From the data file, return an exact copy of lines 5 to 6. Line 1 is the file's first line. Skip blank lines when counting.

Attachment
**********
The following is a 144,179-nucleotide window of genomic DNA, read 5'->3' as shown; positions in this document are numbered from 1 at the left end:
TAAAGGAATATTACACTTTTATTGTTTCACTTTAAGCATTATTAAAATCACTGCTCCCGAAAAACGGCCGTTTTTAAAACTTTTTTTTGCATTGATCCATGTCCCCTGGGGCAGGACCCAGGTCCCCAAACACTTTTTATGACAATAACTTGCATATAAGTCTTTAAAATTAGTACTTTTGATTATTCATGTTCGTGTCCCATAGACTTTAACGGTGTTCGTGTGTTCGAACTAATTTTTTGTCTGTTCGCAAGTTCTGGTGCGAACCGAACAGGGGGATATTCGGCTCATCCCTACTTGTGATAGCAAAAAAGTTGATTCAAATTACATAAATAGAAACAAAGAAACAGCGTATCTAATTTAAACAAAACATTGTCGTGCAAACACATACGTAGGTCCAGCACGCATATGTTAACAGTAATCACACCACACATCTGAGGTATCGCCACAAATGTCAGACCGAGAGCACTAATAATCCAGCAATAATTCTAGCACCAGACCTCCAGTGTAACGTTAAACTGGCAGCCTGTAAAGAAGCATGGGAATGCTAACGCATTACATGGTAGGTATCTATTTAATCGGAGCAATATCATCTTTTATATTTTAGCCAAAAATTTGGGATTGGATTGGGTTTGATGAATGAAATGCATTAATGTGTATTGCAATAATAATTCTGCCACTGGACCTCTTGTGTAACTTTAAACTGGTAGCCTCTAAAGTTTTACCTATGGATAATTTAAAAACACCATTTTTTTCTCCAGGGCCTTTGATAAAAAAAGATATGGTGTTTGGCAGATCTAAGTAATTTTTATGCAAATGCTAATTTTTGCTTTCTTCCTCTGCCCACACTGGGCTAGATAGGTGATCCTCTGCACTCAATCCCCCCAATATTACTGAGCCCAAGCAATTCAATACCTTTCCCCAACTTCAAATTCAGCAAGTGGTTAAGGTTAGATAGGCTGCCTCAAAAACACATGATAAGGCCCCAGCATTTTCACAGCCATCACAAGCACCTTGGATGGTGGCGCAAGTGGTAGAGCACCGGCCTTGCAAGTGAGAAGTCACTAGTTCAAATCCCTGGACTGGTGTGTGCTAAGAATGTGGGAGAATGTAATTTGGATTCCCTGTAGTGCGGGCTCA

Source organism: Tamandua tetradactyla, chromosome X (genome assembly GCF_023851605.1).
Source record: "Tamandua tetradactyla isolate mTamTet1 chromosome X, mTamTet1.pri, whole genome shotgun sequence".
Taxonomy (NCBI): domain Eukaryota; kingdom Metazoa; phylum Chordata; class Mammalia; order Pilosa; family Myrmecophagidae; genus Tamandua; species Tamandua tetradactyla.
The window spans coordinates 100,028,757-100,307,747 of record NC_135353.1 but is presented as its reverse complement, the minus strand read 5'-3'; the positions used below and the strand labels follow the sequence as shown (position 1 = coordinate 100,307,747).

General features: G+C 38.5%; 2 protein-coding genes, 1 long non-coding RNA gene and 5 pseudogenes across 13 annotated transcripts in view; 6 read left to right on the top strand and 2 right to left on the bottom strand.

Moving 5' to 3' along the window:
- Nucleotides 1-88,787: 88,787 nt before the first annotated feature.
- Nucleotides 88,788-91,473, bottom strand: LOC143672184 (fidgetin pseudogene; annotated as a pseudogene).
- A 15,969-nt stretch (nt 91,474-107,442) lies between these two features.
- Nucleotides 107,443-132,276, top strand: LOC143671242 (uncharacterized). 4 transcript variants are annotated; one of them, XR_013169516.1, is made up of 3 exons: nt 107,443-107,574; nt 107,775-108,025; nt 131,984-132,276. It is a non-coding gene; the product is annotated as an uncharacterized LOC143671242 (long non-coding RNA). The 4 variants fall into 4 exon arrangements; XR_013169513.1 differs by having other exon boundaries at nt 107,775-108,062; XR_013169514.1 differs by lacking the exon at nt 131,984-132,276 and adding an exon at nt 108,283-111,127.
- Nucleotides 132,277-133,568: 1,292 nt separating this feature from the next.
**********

Taxonomy (NCBI): domain Eukaryota; kingdom Metazoa; phylum Chordata; class Mammalia; order Pilosa; family Myrmecophagidae; genus Tamandua; species Tamandua tetradactyla.
The window spans coordinates 100,028,757-100,307,747 of record NC_135353.1 but is presented as its reverse complement, the minus strand read 5'-3'; the positions used below and the strand labels follow the sequence as shown (position 1 = coordinate 100,307,747).